Hi Bell, there are many ways of upgrading a microwave link. One of the easiest is to change to the antenna from a single polarized unit to dual polarized. This means that the link operates in both horizontal and vertical polarisations rather than just one. Depending on the antenna, this may be as simple as upgrading the antenna feed system. Of course, you will still require an additional radio to provide the traffic over the new polarization. For more information on the dual polarized antenna options please refer to CommScope’s electronic catalogue. Many thanks for your continued interest.

Rakesh grewal Thursday, February 02, 2017 9:20 PM

Hllo sir i am confused about polarization of RFS's OMT NMT 820-01

Donald Gardner Friday, February 03, 2017 11:38 AM

Hi Rakesh, I'm sorry but I can’t comment on other manufacturers products, however the OMTs that we use on our dual polarized ValuLine and Sentinel antennas are clearly labelled with the polarization orientation of each port. In addition, full installation instructions are supplied with the product.

Yaseen Khalid Friday, March 03, 2017 1:49 PM

Hi Darren Sir, can you please explain why & when to use vertical & when horizontal polarizations ...? Does it depend on the terrestrial characteristics or what ?

Donald Gardner Tuesday, March 07, 2017 7:21 AM

Hi Yaseen, In the first instance, the choice of whether to use vertical or horizontal polarization is down to what is available from the regulators in the country in which you wish to deploy the network – over a particular link one polarization may already have been used hence there may be alternative. At the lower frequencies there is little to choose, however at higher frequencies (say 30GHz and above), there is a general preference for vertical polarization since it is less susceptible to rain fade. For more information please refer to “Microwave Communication Basics eBook” - http://www.commscope.com/Resources/eBooks/.

Samaj Poudel Thursday, March 30, 2017 8:17 AM

Hi Sir. We have MW Link with 1+1 ODU configuration(single antenna). One ODU in Vertical and other ODU in horizontal polarization directly mounted with antenna using coupler. So the receive signal level will be different or same in two ODUs(theoritically and practically)?If waveguide is also used will the RSL degrade?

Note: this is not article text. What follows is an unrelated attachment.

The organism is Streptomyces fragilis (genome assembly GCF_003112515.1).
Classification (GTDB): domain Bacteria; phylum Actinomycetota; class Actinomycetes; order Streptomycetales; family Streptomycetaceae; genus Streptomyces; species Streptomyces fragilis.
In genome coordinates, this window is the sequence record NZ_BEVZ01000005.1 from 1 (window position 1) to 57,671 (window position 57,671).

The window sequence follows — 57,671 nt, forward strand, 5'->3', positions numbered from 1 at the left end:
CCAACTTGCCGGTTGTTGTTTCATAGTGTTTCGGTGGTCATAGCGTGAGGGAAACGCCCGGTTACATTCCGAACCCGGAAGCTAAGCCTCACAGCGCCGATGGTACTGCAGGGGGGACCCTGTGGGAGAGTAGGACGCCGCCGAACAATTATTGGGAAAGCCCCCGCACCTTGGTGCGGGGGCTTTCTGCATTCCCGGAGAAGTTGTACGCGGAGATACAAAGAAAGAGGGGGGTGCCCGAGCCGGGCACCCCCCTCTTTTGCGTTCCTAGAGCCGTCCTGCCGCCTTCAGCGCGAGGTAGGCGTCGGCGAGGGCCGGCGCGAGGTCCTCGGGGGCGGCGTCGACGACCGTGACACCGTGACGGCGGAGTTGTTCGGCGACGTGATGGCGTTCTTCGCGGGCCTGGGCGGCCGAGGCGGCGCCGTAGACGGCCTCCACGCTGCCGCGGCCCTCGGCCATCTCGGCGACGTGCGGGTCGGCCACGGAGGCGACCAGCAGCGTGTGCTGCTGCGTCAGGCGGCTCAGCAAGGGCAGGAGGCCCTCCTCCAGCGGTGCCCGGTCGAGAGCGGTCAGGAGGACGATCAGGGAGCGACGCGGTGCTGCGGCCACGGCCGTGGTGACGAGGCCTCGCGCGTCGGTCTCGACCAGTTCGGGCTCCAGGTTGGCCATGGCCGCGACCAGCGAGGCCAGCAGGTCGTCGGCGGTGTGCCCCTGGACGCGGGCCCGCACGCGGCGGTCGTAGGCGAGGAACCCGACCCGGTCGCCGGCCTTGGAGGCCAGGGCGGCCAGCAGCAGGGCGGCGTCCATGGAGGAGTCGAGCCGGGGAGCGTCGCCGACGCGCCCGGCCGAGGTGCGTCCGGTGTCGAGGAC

Donald Gardner Monday, April 03, 2017 3:37 AM

Hi Samej. In calm dry conditions there should be no difference in RSL between the horizontal and vertical polarizations. However, at higher frequencies, under rain fade conditions, there may well be a lower RSL in the horizontal polarization. Where there are additional waveguide runs (elliptical, flex-twists, or rigid waveguide) in the RF path, the RSL level will be reduced by the additional losses within the waveguide. For more information on waveguide performance please refer to “Microwave Communication Basics eBook” - http://www.commscope.com/Resources/eBooks/.

Michael Tuesday, August 15, 2017 4:59 PM

Hi Darren,
while looking up your antenna RPE documentation I noticed the lack of cross-polarization discrimination sensitivity diagrams for rotational misalignment. So if our crew installs the antenna at let's say 2 degrees out of true vertical alignment(rotation not path alignment), what hit do we take to the discrimination between channels. Thank you for your help.

Donald Gardner Friday, August 18, 2017 10:53 AM

Hi Michael
I’m guessing what you refer to a situation where one antenna is slightly misaligned rotationally to the other antenna across the link. In a correct installation, this should not happen – in addition to the antenna being aligned in elevation and azimuth, it should also be aligned rotationally to ensure optimum performance. Please refer to CommScope publication TP-108827; Path alignment and cross polarization procedure for parabolic microwave antennas for more details.

Naga Prakash.K Monday, August 28, 2017 7:59 AM

Hi Mr.Micheal,
I am working with 1.2 Diameter antennas for Vodafone network in India ,I am regularly facing High tension lines passing through LOS path ,what will be the impact on RSL.Second point we are using 5-8 year old antennas and radios for implementing transmission paths how ageing of this equipment will impact on planned RSL.Kindly help me.

Derren Oliver Monday, September 04, 2017 10:55 AM

Dear Prakash,
Thanks for your comment. With regard to your first point - this is something your network planners should account based on information from the initial site survey. Typically power lines are at very low frequency so you wouldn't expect them to interfere with a microwave frequency link. However it is possible that if there are a lot of power lines or they are supported by large structures (eg Pylons) then reflections could occur which may impact RSL. Best to avoid if possible or have your network planners ensure the link is operable with such an obstruction. For point 2. I cannot comment on the Radio equipment as the manufacturers each have their own specification. For a CommScope antenna 5-8 years old should not cause problems if the antenna has been regularly maintained and has not been damaged by poor installation or vandalism. We have seen instances of antennas from other manufacturers starting to deteriorate after only a short time due to improper or inferior build processes, design or materials so please make sure you are buying your antennas from a reputable supplier